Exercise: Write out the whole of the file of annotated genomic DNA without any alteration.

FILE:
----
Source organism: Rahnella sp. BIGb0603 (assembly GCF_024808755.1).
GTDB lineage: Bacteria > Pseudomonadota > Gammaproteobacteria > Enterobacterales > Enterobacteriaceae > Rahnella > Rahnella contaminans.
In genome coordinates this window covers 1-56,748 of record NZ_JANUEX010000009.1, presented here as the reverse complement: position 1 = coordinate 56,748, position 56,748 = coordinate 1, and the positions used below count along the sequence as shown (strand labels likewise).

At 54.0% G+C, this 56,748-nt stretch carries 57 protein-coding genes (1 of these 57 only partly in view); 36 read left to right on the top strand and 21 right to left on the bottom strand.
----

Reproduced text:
Source organism: Rahnella sp. BIGb0603 (assembly GCF_024808755.1).
GTDB lineage: Bacteria > Pseudomonadota > Gammaproteobacteria > Enterobacterales > Enterobacteriaceae > Rahnella > Rahnella contaminans.
In genome coordinates this window covers 1-56,748 of record NZ_JANUEX010000009.1, presented here as the reverse complement: position 1 = coordinate 56,748, position 56,748 = coordinate 1, and the positions used below count along the sequence as shown (strand labels likewise).

At 54.0% G+C, this 56,748-nt stretch carries 57 protein-coding genes (1 of these 57 only partly in view); 36 read left to right on the top strand and 21 right to left on the bottom strand.